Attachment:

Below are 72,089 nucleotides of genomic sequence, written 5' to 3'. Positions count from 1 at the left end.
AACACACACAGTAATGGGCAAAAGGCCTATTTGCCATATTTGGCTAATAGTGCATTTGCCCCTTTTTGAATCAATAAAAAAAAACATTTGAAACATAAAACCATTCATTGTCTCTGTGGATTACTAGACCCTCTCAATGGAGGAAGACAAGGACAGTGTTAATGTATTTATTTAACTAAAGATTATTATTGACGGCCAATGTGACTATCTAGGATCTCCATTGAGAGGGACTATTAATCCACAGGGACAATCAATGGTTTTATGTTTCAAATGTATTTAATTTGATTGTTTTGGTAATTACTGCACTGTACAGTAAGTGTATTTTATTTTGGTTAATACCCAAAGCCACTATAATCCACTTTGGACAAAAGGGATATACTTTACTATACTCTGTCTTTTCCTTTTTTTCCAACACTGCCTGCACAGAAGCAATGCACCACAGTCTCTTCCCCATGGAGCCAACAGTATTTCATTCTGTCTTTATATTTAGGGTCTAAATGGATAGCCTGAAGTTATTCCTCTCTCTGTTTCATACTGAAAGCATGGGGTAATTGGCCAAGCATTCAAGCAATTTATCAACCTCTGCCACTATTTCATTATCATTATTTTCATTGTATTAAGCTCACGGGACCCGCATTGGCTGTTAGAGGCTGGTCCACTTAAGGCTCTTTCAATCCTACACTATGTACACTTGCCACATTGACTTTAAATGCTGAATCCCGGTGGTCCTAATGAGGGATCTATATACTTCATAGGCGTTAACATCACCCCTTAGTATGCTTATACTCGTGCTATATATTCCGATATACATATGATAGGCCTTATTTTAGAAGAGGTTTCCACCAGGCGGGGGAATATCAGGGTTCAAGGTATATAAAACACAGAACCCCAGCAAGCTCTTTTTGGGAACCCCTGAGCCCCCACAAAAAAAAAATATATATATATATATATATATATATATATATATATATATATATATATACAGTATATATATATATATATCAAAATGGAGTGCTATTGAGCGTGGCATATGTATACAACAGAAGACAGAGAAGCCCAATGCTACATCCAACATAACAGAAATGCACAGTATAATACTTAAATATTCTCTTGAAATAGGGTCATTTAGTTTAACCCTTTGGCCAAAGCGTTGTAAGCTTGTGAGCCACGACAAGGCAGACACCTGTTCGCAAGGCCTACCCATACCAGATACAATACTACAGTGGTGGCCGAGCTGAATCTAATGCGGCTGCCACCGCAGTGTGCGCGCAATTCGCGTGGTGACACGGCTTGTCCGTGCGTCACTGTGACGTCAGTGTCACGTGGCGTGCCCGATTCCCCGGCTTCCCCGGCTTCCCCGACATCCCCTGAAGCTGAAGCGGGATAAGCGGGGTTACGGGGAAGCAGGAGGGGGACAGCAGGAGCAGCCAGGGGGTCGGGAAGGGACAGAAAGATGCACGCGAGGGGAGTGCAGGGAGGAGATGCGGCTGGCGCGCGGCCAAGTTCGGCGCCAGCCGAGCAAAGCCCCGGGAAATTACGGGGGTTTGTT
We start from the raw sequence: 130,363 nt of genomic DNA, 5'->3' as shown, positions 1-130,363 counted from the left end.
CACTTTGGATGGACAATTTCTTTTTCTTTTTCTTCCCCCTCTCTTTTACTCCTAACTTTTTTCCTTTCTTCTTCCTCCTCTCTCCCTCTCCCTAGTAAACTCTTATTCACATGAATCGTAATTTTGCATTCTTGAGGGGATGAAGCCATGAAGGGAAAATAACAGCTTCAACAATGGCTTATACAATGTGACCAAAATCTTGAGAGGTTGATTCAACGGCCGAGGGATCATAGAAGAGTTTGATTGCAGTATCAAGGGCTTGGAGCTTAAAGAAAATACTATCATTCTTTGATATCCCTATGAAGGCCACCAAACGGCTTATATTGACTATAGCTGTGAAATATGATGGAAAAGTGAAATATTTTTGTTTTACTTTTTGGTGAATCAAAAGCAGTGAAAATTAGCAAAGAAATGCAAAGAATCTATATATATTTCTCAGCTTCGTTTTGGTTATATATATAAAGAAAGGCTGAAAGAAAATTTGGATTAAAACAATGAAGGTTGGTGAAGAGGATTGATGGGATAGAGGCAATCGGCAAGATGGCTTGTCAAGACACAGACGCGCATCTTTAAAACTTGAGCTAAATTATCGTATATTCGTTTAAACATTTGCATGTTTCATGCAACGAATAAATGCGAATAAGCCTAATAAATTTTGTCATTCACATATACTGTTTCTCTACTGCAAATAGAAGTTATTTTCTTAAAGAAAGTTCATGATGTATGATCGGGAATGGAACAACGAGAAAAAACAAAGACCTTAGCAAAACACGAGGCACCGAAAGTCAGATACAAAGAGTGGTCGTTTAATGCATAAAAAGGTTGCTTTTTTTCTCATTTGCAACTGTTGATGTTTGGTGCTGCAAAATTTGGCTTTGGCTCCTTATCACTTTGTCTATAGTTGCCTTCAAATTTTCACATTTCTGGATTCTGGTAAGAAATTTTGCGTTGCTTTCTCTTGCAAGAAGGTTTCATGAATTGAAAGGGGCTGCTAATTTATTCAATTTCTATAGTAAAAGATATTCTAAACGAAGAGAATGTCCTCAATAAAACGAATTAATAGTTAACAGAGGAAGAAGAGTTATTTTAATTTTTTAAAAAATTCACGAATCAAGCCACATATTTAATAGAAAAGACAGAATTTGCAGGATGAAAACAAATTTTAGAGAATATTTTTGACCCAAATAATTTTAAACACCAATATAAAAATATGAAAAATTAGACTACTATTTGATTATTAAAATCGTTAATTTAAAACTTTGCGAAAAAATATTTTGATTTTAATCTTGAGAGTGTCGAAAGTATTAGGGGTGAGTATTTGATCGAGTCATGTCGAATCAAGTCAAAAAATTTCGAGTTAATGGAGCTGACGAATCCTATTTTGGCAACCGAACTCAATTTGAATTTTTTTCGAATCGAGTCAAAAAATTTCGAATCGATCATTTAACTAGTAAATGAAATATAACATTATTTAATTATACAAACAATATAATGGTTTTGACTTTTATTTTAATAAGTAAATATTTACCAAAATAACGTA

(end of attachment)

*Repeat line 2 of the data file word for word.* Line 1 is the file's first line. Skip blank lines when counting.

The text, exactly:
AACACACACAGTAATGGGCAAAAGGCCTATTTGCCATATTTGGCTAATAGTGCATTTGCCCCTTTTTGAATCAATAAAAAAAAACATTTGAAACATAAAACCATTCATTGTCTCTGTGGATTACTAGACCCTCTCAATGGAGGAAGACAAGGACAGTGTTAATGTATTTATTTAACTAAAGATTATTATTGACGGCCAATGTGACTATCTAGGATCTCCATTGAGAGGGACTATTAATCCACAGGGACAATCAATGGTTTTATGTTTCAAATGTATTTAATTTGATTGTTTTGGTAATTACTGCACTGTACAGTAAGTGTATTTTATTTTGGTTAATACCCAAAGCCACTATAATCCACTTTGGACAAAAGGGATATACTTTACTATACTCTGTCTTTTCCTTTTTTTCCAACACTGCCTGCACAGAAGCAATGCACCACAGTCTCTTCCCCATGGAGCCAACAGTATTTCATTCTGTCTTTATATTTAGGGTCTAAATGGATAGCCTGAAGTTATTCCTCTCTCTGTTTCATACTGAAAGCATGGGGTAATTGGCCAAGCATTCAAGCAATTTATCAACCTCTGCCACTATTTCATTATCATTATTTTCATTGTATTAAGCTCACGGGACCCGCATTGGCTGTTAGAGGCTGGTCCACTTAAGGCTCTTTCAATCCTACACTATGTACACTTGCCACATTGACTTTAAATGCTGAATCCCGGTGGTCCTAATGAGGGATCTATATACTTCATAGGCGTTAACATCACCCCTTAGTATGCTTATACTCGTGCTATATATTCCGATATACATATGATAGGCCTTATTTTAGAAGAGGTTTCCACCAGGCGGGGGAATATCAGGGTTCAAGGTATATAAAACACAGAACCCCAGCAAGCTCTTTTTGGGAACCCCTGAGCCCCCACAAAAAAAAAATATATATATATATATATATATATATATATATATATATATATATATATACAGTATATATATATATATATCAAAATGGAGTGCTATTGAGCGTGGCATATGTATACAACAGAAGACAGAGAAGCCCAATGCTACATCCAACATAACAGAAATGCACAGTATAATACTTAAATATTCTCTTGAAATAGGGTCATTTAGTTTAACCCTTTGGCCAAAGCGTTGTAAGCTTGTGAGCCACGACAAGGCAGACACCTGTTCGCAAGGCCTACCCATACCAGATACAATACTACAGTGGTGGCCGAGCTGAATCTAATGCGGCTGCCACCGCAGTGTGCGCGCAATTCGCGTGGTGACACGGCTTGTCCGTGCGTCACTGTGACGTCAGTGTCACGTGGCGTGCCCGATTCCCCGGCTTCCCCGGCTTCCCCGACATCCCCTGAAGCTGAAGCGGGATAAGCGGGGTTACGGGGAAGCAGGAGGGGGACAGCAGGAGCAGCCAGGGGGTCGGGAAGGGACAGAAAGATGCACGCGAGGGGAGTGCAGGGAGGAGATGCGGCTGGCGCGCGGCCAAGTTCGGCGCCAGCCGAGCAAAGCCCCGGGAAATTACGGGGGTTTGTT